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Last year, the National Association of Independent Schools released a major report on teacher salaries, revealing that dissatisfaction with their compensation was leading many teachers at such schools to consider leaving the profession.

In an effort to keep the faculty-compensation issue on the minds of trustees, school heads, and parents, the nais has released a 25-minute videotape that examines the subject. The video, narrated by the ABC newsman Charles Gibson, was unveiled last month in Chicago at the group's annual conference.

The video features reflections from current and former independent-school teachers and comments from heads and trustees whose schools have been able to increase salaries.

It also summarizes findings from last year's report. For example, it notes that:

Among experienced independent-school teachers considering a job change, 50 percent said they were looking at working in a public school, 40 percent were mulling a career change, and 10 percent were thinking of switching to another independent school.

The most important retention factors to teachers were, in order, salaries, recognition of work, prestige, career advancement, and stimulation.

In contrast, trustees and school heads ranked working conditions as the prime factor in retaining teachers, followed by caliber of students, leadership, benefits, and salaries.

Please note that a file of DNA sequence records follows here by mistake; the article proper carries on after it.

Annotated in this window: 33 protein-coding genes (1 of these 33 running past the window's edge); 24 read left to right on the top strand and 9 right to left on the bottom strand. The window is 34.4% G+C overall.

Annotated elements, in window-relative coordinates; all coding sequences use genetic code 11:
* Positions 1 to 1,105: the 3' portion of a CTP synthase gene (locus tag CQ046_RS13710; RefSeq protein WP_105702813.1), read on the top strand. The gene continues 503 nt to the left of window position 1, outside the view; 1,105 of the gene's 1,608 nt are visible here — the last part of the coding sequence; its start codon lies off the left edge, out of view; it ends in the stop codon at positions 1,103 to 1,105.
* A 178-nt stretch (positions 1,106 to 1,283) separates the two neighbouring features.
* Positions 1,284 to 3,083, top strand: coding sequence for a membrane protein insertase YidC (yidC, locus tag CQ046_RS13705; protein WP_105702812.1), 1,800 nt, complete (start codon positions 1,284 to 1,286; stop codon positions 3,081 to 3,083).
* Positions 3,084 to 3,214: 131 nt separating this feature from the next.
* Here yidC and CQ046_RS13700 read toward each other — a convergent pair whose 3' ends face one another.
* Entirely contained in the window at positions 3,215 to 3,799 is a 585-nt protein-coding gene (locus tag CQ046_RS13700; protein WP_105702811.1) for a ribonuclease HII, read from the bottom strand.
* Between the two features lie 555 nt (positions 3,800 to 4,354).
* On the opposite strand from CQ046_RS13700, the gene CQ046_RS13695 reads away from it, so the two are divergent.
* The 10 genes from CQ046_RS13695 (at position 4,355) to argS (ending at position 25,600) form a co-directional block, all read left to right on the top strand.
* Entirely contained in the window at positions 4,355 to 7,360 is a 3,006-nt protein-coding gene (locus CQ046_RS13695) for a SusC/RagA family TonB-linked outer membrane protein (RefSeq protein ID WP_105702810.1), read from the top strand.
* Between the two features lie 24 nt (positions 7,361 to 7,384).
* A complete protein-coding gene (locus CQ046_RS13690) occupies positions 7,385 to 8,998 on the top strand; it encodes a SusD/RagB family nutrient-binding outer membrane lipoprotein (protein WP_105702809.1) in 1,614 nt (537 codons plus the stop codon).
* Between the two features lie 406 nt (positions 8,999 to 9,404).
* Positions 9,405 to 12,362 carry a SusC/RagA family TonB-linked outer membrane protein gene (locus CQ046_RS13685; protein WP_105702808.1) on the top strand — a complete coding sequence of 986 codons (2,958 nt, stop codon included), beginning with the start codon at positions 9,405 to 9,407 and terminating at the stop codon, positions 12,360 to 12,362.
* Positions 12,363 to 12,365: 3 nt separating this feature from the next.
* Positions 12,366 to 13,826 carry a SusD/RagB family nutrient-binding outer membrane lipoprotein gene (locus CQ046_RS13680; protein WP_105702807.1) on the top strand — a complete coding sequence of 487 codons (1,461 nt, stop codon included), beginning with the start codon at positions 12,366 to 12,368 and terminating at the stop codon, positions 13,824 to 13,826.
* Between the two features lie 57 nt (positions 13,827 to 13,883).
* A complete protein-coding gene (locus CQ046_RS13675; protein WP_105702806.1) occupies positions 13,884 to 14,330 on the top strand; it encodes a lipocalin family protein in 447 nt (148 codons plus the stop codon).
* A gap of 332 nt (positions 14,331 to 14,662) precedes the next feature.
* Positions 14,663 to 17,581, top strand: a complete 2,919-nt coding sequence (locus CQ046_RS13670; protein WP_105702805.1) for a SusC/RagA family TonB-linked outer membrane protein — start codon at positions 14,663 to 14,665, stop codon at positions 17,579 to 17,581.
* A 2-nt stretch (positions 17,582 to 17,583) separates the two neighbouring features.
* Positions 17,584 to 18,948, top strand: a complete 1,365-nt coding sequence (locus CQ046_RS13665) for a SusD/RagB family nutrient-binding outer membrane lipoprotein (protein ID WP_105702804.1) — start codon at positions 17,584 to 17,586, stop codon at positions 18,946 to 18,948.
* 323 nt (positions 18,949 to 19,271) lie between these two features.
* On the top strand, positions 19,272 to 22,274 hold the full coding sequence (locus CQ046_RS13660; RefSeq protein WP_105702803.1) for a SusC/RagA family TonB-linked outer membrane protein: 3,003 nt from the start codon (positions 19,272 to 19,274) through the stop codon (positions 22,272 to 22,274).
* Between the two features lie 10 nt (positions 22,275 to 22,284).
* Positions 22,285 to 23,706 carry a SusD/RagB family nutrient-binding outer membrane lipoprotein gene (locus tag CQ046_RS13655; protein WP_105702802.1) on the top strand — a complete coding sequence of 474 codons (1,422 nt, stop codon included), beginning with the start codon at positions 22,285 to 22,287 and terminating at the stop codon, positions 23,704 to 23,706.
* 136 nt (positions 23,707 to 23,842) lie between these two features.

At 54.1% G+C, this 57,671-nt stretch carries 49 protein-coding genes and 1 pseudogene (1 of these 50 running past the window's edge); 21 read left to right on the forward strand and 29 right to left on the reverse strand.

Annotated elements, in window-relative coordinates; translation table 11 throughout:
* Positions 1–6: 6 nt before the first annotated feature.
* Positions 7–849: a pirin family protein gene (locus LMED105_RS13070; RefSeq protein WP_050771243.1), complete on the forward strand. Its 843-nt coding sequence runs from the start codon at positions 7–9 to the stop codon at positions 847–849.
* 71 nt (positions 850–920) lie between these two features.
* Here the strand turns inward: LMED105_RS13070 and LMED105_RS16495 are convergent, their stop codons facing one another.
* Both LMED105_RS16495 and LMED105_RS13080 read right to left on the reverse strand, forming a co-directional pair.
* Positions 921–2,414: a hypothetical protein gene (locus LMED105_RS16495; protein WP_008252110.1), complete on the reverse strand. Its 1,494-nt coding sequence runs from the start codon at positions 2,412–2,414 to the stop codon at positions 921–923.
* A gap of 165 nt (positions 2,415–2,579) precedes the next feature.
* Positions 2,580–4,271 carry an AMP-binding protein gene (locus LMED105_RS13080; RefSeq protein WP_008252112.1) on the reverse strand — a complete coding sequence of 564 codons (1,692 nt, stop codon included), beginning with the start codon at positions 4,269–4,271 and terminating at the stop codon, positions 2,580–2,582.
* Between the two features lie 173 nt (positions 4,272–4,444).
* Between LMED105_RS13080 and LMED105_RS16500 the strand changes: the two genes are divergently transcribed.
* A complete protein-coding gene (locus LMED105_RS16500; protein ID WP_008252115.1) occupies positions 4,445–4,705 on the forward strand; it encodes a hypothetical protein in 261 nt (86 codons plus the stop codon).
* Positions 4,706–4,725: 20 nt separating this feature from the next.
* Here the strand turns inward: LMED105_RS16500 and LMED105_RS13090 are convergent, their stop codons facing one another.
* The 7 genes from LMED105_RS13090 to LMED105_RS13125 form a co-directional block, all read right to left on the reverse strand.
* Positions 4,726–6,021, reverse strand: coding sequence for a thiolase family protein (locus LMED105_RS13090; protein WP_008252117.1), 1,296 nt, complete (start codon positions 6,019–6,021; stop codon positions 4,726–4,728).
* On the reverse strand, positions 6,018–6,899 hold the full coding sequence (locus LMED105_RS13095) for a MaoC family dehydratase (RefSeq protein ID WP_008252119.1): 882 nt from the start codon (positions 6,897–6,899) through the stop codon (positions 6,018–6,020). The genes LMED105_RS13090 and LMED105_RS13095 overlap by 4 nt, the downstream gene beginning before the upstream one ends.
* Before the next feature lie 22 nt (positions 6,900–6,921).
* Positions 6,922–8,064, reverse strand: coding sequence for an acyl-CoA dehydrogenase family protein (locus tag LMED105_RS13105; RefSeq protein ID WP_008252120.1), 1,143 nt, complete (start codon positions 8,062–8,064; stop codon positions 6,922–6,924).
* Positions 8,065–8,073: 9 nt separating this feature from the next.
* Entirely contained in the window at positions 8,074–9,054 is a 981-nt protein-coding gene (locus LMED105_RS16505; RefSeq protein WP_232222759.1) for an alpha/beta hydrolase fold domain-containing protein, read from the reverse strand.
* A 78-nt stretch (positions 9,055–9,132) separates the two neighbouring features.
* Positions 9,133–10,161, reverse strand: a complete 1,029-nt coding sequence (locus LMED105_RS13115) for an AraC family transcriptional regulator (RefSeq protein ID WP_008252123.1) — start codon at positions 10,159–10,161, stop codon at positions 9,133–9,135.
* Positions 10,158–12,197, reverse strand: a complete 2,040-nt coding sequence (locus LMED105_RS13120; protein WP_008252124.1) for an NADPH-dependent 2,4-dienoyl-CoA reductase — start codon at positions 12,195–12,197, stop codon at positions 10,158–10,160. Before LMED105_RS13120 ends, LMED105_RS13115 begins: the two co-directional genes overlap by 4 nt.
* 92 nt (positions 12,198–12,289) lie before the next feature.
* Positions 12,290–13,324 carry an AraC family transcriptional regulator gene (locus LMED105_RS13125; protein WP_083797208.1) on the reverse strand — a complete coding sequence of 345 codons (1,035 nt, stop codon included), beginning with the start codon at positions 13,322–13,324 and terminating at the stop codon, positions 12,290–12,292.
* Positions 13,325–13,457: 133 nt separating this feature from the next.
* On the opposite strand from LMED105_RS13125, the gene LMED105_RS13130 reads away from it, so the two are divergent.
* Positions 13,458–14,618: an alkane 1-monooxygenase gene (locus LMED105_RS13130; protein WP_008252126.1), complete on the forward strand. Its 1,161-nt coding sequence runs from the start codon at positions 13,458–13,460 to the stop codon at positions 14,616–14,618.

"Profession at Risk" is available for $27 for nais member schools, or $35 for nonmember schools, from the nais, 18 Tremont St., Boston, Mass. 02108.

Also available at the Chicago conference was a booklet designed to help educators avoid gender bias in dealing with students.

"The Difference It Makes: A Resource Book on Gender for Educators" discusses recent research on the educationally relevant differences between girls and boys and the related question of whether, or when, they should be educated differently. It also reviews actions schools can take in view of the research about gender.

The booklet was prepared by Anne Chapman, the academic dean at Western Reserve Academy in Hudson, Ohio.

The author cites findings that teachers tend to call on boys more often, wait longer for boys to answer, and nod and gesture more in response to them, while giving "more patronizing and impatient responses to girls."

Other possible areas of bias, she says, are in school climate, classroom subject matter, textbooks, and athletics.

Copies of the booklet, which includes a long list of books and other resources on gender in education, can be ordered from the nais The cost is $15 for association members, or $20 for nonmember schools, plus postage and handling.--mw

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